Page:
The International Air Transport Association is slimming down its regional operations and creating a new Airports, Passengers and Cargo Services division as part of an organizational restructuring meant to better address the needs of member airlines.
“IATA is changing to deliver even greater value to its members," Tony Tyler, IATA’s director general and CEO, said in a statement."Strengthening our regional structures where we are closest to our members will help us to understand and meet their needs better. We have also regrouped activities that have grown organically over time with the goal of being more intuitive to those we deal with.This will optimize our ability to develop, modernize and deliver the global standards which are the foundation of aviation-enabled global connectivity."
Currently, IATA has regional operations in seven areas, and with the restructuring, it will reduce its presence to five regions focused on hubs in Amman, Beijing, Madrid, Miami and Singapore. The Americas region, based in Miami, will combine North America and South America operations. Peter Sera has been named regional vice president of the Americas. The separate operations of Middle East/North Africa and Africa will be combined under one roof, lead by Hussein Dabbas in Amman.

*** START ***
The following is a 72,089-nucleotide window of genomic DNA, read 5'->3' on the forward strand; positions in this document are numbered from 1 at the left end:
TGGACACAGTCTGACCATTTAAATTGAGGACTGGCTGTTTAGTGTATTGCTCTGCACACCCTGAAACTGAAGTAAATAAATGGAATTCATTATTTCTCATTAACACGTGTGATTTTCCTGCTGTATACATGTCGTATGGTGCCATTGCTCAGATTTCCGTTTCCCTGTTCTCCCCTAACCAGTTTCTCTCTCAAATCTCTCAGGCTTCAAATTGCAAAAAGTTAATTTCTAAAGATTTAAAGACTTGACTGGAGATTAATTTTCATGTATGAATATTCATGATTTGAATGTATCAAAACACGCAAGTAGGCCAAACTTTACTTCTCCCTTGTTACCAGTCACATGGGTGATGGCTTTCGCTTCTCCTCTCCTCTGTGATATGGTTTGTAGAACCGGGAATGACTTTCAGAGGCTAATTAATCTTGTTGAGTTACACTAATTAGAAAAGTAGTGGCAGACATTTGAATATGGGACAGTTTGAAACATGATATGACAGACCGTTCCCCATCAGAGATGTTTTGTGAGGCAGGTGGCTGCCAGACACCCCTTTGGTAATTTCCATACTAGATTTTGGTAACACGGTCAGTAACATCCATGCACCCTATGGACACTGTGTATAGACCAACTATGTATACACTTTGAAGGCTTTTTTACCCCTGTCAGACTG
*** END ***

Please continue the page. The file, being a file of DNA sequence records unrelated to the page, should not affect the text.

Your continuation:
The new airports and cargo division joins the four existing divisions and will be led by Thomas Windmuller. The remaining divisions are Member and External Relations, which will take an advocacy role; Safety and Flight Operations, which deals with flying operations and safety audits; a financial services division; and Marketing and Commercial Services, meant to support industry initiatives and commercial activities. Each additional division will be lead by members of management currently in similar roles except for Member and External Relations, which will be helmed by the recently promoted Paul Steele.
The changes are the result of a strategic review launched in July 2011 just after Tyler accepted the top job at IATA. According to a press release, the restructuring means the organization won't have to downsize its staff or fix redundancies. - Jon Ross